So how to relate to those students who are different from me? How do you get them to share your passion for the strange? Part of it is just tossing a lot of stuff out there. Some kids really do like economic history with lots of tables. Part of it is trying to include lots of quotes and pictures that will humanize (i.e. make understandable) the people and topics we are dealing with. Part of it is picking out universal themes. Stories of young people growing up should work for anyone. Part of it is connecting it to things in Modern China, which is where you can make money. I don’t really care for the Just So Stories feel of linking everything to the present. “So, kids, that’s why Chairman Mao always slept with his head facing south.”4 You can also link things to stuff they know in the U.S.A. I feel dirty all over every time I tell students that the Laozi’s Dao is kind of like the Force in Star Wars, but it does seem to get a reaction. Part of it is using my own enthusiasm to fill up the void left by a lack of interest in an esoteric topic.5 I get quite manic when I am explaining basic Marxist theory in the China class. Part of it is trying to restrain my urge to jump up and down on a desk and yell like Miriam Burstein. And part of it is accepting that education is what people take out of it, and if students don’t want to take some of this stuff home with them they don’t have to.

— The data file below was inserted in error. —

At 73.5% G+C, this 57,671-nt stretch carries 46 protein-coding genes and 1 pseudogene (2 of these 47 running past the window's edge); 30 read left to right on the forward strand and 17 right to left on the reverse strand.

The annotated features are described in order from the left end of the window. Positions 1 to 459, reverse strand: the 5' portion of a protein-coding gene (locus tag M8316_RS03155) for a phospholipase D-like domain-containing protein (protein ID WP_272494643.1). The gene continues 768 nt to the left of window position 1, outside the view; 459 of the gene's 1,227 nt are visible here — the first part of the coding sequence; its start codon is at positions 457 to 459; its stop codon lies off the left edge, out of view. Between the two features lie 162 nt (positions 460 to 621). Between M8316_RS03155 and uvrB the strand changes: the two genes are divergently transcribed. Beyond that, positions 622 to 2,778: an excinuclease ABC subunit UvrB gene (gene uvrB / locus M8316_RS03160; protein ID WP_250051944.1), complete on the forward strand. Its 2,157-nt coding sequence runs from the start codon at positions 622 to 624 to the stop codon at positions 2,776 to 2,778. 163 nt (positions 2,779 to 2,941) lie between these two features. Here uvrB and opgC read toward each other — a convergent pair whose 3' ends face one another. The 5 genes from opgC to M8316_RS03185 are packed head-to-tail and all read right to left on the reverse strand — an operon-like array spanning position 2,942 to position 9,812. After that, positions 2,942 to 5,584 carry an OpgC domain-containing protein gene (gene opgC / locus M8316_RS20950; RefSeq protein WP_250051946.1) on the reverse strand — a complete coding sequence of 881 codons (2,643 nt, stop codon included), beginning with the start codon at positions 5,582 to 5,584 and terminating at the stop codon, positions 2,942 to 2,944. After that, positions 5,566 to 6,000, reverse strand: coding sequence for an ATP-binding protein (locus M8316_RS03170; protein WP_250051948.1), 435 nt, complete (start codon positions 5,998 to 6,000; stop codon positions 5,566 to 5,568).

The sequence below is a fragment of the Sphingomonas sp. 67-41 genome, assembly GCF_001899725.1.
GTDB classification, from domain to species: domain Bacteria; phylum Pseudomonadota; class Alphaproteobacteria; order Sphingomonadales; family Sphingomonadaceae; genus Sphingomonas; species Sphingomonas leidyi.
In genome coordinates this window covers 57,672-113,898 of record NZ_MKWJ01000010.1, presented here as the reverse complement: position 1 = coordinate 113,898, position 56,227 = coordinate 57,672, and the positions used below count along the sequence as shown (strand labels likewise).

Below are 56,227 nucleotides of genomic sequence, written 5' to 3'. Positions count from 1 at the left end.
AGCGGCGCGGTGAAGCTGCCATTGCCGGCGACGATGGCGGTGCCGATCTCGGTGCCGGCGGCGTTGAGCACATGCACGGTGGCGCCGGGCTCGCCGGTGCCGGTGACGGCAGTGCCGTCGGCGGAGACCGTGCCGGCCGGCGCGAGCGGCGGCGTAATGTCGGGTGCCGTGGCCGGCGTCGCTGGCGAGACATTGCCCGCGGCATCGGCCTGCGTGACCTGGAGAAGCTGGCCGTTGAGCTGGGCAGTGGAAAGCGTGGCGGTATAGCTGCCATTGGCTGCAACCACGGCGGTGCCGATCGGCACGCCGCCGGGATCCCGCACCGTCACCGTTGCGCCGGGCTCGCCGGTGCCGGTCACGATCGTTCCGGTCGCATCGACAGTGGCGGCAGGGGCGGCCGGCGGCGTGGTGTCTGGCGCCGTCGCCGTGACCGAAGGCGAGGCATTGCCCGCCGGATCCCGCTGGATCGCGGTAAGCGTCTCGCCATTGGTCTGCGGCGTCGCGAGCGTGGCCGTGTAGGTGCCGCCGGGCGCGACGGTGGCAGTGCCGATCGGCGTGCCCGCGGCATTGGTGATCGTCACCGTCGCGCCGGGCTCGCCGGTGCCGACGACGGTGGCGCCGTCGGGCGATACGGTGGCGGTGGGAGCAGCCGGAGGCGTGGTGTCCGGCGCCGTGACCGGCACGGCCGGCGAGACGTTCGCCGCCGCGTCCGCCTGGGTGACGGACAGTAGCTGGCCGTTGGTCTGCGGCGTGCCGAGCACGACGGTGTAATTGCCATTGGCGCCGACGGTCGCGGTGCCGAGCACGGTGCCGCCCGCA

What do you do?

 

 

  1. p.182. I think this may be the only allusion to the Great Learning I have seen in discussions of American education []
  2. or black []
  3. Bottéro, Jean. Mesopotamia: Writing, Reasoning, and the Gods. Chicago: University of Chicago Press, 1992 []
  4. Mao counts as the present. All students come in knowing the names of two Chinese people, Mao and Confucius. For a bit we had Yao Ming, but he is fading. []
  5. I always think that a classroom needs a certain amount of enthusiasm, and if they don’t want to provide it I can. Yang Zhu would say I was wrong here, I suppose. []